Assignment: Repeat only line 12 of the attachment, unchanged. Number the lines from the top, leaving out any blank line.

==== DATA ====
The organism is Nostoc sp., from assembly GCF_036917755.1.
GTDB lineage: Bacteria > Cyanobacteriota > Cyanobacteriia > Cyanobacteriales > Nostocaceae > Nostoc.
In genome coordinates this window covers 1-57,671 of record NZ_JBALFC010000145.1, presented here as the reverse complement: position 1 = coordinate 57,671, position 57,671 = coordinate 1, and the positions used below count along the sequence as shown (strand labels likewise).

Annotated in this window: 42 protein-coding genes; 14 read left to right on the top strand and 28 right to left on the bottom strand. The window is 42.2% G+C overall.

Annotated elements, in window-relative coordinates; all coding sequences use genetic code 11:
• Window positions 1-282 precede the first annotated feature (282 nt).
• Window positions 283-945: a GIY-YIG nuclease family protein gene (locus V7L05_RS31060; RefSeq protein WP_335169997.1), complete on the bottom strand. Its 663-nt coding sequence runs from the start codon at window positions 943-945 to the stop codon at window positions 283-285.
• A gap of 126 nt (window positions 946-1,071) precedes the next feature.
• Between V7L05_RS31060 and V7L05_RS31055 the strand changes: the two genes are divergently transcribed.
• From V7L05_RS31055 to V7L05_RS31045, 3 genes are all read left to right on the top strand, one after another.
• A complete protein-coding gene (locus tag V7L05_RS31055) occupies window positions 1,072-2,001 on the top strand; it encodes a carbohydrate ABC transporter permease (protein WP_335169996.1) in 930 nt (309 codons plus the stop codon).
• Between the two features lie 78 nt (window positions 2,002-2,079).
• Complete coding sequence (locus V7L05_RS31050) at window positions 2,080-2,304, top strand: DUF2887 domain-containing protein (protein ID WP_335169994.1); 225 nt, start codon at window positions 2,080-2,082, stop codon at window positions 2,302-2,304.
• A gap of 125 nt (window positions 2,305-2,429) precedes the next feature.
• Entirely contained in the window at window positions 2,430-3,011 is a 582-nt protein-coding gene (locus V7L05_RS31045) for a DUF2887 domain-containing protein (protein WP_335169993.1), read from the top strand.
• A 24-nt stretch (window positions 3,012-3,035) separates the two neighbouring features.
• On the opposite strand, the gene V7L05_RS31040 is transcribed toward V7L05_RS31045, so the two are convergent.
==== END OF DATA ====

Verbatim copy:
• Between the two features lie 78 nt (window positions 2,002-2,079).